Effective Living

Summary. In difficult economic times, educational institutions, organizations, and businesses, need to closely evaluate and examine their budgets and look for ways to reduce costs while maintaining or increasing productivity without diminishing quality.

Goals. Such introspective exploring and self-examination should begin with a clear definition of goals, values, and desired outcomes. The metrics for quantitative and collective thought and collaborative decision making need to reflect the mission of the institution.

Metrics. The University of Iowa recently went through a self-evaluation. Some people in the UI community feel that the metrics used to evaluate departments and programs unfortunately resembled a corporate business model of decision making that looks solely at quantity rather than quality.

Factories Thinking. For factories, it makes sense to measure the number of widgets produced and look for ways to reduce the number of workers on the factory floor while increasing productivity and output. For many businesses, the quality of the widgets doesn’t really matter. Profit is the primary goal. The same metrics used to measure success and productivity in a factory, when applied to education result in disastrous and fatal decision making.

“The influence of corporate business methods on academic institutional thinking has educators thinking and believing that they are working in education factories. Students are no longer students but customers who are buying knowledge like a product. Sometimes it’s not clear whether it is knowledge or perhaps the students who are viewed as the widgets in these education factories.” ~ Anonymous

Grading Institutions. In an educational environment, quality, not quantity, should be the primary concern. Educational institutions are measured based on the quality of education they provide. Consider that, within academia, if a five page paper is due, the instructor doesn’t care that you provided 8 pages (three extra pages of quantity). They are looking at the quality of your writing not the quantity. The same methods used to grade students should be used to grade academic institutions.

Academic Institutions Aren’t Factories. The University of Iowa assembled a Task Force to consider which departments and programs should be considered for elimination. Some people feel the task force examined the University of Iowa as if it were like a factory instead of an educational institution.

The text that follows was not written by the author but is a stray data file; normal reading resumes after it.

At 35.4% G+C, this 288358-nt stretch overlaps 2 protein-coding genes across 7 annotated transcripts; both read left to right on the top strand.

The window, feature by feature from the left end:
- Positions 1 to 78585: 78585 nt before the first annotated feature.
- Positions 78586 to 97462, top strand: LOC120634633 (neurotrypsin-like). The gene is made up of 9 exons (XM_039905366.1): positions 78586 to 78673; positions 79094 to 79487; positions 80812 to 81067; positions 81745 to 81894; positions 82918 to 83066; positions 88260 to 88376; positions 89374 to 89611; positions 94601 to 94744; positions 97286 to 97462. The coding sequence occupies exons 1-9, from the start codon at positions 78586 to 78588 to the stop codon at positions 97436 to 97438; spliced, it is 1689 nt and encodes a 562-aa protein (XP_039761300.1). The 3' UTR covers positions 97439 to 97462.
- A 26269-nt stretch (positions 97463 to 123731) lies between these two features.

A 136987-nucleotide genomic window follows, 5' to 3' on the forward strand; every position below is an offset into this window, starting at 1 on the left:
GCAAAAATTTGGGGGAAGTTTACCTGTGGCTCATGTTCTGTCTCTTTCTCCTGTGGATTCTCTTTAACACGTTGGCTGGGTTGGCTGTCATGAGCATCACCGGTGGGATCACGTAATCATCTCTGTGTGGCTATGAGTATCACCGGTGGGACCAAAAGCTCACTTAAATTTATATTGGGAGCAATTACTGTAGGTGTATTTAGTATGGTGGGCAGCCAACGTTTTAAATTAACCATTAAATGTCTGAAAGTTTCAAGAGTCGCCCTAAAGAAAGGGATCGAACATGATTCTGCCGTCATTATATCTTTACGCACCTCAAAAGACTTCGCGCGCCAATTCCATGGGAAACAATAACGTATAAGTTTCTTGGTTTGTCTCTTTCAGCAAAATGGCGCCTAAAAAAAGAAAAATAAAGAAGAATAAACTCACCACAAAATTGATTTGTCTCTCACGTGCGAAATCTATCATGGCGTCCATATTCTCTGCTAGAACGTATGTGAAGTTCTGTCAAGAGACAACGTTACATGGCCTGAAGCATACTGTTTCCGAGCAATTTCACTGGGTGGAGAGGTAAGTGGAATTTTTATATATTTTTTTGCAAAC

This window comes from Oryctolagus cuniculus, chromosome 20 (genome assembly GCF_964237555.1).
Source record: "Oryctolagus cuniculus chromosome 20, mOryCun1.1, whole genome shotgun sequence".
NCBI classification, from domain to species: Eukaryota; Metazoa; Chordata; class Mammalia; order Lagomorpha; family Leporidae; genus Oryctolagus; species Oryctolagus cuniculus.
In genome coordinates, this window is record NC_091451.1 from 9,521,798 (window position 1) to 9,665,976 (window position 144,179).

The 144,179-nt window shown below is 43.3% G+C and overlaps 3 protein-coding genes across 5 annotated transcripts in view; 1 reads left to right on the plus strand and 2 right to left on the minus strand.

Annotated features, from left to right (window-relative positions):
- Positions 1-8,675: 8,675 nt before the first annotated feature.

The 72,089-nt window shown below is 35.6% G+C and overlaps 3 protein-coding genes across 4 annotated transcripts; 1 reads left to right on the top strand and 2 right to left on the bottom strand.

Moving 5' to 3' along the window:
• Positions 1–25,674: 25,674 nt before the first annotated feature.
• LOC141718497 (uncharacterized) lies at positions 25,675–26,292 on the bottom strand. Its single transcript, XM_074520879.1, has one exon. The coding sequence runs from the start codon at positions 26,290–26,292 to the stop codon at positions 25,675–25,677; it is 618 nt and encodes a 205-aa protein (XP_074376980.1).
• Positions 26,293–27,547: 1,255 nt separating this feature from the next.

Viewpoints. The following commentary is excerpted from the article The University’s Reason for Being by Rick Altman, Professor of Cinema and Comparative Literature, Director of Film Studies. The short and long versions of the article are available online.

“Judging from the criticisms leveled at those programs initially judged “Weak” (subsequently relabeled “Requiring Further Evaluation”), qualitative concerns such as the caliber of faculty and student research took a back seat to such quantitative measures as completion rate and time to degree.

Dean Keller notes that “The focus of the assessments was on graduate student outcomes.” What he doesn’t say is that the data furnished to the committee defined “student outcomes” in a particularly narrow way. Instead of focusing on the quality of dissertations, the number and quality of student publications, or the type of institution where students found jobs, the Task Force focused instead on easily measurable (but not necessarily pertinent) figures including “time to degree.”

The case of the Film Studies PhD program is instructive.

  • The fact that a recent Film Studies student won the national prize for best dissertation was not taken into account.
  • The number of Film Studies dissertations that have been published by prestigious presses was deemed less important than the amount of time it took those students to complete their degrees.
  • No attention was paid to the fact that recent Film Studies graduates are now in tenure-track positions at Catholic University, the University of Chicago (2), Fordham, Michigan State, Notre Dame, Trinity, the University of Iceland, and Yale. Or that earlier Film Studies graduates are now tenured at dozens of major universities, including Brown (2), Chicago, Cornell, Dartmouth, Georgetown, Harvard, Northwestern (2), Notre Dame (2), Texas, and Yale.
  • The fact that Iowa PhDs have been crucial to the development of Film Studies as an academic discipline, and continue to make major contributions to the field, is ignored in favor of time-to-degree data that make no distinction between a diploma mill and a world-class program.

This is a sad moment in the history of a great university. I feel a profound sense of shame when our university’s chief academic officers proclaim that restructuring should be based on something other than faculty and graduate student excellence. If we forget the university’s reason for being — its educational mission — we will have abandoned the very values on which the university is built.

Conclusion. As the above report shows, it’s important to have equal representation in institutional governance not just for equity sake, but also for reasons of effectiveness. It’s also important to clearly affirm an institutions goals, values, mission, and purpose before starting to cut away at non-essentials. One must be reminded of what’s important before trying to remove what isn’t important.

Exploration. Some people prefer the more personalized attention and experience provided by smaller colleges and universities. For an example, take a virtual tour at the Averett University campus to learn more about the university facilities, academic programs and the culture. The official site is found at Averett.edu.

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